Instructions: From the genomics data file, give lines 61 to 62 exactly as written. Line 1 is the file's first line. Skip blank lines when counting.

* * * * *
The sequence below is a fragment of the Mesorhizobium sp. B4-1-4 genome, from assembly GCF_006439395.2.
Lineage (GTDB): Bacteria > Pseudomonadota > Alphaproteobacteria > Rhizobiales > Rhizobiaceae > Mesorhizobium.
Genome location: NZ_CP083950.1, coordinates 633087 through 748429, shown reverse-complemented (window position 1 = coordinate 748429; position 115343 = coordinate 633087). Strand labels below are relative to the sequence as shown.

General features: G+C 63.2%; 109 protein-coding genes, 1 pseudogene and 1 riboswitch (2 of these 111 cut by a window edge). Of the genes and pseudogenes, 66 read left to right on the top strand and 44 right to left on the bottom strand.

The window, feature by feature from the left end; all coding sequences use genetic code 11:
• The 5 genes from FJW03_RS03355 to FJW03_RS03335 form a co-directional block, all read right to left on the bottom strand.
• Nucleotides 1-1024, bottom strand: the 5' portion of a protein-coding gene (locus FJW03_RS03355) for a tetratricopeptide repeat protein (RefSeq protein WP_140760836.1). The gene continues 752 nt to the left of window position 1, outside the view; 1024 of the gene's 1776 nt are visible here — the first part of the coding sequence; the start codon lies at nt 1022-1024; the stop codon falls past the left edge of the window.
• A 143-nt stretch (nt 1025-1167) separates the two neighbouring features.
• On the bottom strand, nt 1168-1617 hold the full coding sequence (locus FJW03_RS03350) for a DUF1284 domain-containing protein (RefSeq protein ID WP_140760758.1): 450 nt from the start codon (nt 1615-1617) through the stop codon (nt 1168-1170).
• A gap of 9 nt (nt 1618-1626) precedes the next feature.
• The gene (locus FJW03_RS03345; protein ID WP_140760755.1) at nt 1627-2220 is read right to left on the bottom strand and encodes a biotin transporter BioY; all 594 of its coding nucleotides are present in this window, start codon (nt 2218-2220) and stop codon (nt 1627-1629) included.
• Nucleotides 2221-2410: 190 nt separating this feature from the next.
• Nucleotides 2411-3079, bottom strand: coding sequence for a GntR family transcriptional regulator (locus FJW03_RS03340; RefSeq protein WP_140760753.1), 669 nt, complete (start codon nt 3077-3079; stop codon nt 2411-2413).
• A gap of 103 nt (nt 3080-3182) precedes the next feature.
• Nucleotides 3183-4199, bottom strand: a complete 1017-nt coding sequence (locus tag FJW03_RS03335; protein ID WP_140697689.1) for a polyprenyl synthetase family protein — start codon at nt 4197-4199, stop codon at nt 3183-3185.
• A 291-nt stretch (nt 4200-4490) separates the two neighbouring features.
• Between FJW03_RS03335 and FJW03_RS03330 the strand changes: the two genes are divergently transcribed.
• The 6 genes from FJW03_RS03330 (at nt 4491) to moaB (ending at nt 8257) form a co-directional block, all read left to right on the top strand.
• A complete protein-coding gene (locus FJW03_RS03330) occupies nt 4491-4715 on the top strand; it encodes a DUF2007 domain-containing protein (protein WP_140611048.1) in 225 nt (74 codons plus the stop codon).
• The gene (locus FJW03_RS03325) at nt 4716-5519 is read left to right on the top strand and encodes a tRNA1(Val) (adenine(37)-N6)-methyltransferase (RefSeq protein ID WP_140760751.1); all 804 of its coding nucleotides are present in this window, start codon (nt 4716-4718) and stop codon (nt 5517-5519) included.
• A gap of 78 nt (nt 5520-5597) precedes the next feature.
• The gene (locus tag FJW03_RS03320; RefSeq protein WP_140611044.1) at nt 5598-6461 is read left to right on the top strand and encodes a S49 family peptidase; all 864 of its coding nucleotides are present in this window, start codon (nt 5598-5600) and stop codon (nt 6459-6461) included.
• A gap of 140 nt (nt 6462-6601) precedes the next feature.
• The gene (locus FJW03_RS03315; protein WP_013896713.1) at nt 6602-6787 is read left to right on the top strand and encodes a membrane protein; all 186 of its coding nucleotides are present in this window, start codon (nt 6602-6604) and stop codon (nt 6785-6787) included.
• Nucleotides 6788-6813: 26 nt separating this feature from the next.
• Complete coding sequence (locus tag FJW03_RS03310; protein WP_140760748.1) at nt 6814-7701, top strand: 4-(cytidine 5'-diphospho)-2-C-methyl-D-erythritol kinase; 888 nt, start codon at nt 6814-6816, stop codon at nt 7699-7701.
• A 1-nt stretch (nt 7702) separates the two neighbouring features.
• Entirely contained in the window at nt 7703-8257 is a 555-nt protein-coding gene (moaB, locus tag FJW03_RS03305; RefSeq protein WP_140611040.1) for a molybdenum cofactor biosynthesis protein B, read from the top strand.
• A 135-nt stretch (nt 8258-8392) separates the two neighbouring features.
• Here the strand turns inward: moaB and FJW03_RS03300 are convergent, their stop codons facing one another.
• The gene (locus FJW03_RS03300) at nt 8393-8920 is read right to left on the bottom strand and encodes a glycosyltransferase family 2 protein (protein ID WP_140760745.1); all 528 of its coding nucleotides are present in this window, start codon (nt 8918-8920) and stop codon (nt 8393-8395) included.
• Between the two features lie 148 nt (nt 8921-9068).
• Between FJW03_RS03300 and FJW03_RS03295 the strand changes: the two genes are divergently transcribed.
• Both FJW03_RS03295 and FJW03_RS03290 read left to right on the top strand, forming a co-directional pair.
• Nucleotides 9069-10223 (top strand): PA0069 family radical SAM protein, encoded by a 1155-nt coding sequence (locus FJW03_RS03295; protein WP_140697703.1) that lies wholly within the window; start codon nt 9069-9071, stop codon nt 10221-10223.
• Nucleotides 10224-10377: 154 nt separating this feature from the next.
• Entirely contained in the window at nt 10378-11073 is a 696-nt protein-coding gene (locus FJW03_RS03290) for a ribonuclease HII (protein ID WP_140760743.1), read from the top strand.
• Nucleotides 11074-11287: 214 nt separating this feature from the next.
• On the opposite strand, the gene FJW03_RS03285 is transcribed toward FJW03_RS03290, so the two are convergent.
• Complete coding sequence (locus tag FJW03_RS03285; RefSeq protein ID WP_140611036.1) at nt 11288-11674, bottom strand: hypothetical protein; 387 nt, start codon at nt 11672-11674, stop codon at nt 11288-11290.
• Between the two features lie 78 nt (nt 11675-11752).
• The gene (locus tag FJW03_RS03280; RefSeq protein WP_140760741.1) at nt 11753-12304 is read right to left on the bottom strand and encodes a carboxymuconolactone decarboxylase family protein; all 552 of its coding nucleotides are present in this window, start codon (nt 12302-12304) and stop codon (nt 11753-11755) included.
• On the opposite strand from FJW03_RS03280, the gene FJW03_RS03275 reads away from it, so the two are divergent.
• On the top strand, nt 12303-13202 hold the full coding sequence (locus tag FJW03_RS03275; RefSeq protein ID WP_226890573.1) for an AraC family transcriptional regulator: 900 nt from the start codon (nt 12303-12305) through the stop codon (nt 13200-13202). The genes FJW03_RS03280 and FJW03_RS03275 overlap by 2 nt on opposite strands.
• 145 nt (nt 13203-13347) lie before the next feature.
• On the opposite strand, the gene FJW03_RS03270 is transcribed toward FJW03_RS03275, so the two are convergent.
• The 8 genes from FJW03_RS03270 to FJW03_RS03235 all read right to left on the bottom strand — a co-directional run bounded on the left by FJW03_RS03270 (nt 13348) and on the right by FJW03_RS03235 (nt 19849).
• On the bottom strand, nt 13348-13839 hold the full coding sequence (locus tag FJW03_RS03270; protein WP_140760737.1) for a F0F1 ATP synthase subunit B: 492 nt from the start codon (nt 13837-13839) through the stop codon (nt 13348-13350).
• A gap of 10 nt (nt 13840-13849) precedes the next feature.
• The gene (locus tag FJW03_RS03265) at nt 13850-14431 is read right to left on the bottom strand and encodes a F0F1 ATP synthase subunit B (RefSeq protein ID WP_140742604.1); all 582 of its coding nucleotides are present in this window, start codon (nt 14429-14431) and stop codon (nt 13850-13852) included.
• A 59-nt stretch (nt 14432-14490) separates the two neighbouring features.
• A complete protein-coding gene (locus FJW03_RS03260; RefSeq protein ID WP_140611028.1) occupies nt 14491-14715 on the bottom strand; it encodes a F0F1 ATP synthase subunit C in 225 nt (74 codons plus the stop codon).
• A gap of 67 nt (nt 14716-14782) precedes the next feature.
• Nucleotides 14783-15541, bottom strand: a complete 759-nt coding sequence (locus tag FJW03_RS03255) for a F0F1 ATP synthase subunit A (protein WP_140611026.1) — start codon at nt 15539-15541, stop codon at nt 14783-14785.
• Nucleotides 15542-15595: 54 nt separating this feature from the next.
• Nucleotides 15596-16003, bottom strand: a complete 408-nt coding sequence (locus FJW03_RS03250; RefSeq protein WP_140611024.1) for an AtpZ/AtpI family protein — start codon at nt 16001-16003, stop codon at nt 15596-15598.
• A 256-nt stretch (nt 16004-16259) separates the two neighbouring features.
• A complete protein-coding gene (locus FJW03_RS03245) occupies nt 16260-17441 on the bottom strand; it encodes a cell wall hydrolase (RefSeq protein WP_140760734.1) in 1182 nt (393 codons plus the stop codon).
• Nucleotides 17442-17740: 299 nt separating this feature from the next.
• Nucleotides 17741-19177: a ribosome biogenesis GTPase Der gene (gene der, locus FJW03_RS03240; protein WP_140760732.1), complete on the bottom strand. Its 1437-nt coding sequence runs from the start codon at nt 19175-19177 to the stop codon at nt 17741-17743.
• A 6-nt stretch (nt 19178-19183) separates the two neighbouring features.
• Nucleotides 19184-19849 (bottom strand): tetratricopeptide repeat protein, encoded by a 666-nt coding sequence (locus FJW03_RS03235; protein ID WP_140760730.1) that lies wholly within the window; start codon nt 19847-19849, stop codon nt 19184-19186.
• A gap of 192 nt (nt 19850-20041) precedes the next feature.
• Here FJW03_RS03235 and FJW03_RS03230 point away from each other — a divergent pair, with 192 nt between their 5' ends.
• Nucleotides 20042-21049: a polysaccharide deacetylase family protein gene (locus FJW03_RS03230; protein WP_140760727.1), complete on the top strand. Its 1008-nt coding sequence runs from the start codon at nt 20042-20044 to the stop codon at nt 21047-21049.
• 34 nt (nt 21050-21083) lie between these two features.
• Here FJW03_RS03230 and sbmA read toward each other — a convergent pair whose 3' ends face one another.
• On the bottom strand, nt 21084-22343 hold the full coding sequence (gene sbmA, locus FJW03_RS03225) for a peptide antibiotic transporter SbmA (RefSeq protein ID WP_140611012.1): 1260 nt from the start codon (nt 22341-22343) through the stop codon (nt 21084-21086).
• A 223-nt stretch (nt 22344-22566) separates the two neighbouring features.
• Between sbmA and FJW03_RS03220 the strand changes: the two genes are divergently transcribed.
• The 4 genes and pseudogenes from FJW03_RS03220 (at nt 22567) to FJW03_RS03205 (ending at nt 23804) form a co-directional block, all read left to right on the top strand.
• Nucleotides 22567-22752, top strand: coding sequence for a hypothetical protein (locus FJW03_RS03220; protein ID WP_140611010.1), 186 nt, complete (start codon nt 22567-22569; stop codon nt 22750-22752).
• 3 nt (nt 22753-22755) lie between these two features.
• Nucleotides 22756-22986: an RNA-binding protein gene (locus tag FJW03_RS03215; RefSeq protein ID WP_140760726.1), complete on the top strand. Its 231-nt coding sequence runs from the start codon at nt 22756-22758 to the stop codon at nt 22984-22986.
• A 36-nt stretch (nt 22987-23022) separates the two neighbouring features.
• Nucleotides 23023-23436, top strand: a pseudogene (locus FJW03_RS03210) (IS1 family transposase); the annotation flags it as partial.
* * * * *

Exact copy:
• A 6-nt stretch (nt 19178-19183) separates the two neighbouring features.
• Nucleotides 19184-19849 (bottom strand): tetratricopeptide repeat protein, encoded by a 666-nt coding sequence (locus FJW03_RS03235; protein ID WP_140760730.1) that lies wholly within the window; start codon nt 19847-19849, stop codon nt 19184-19186.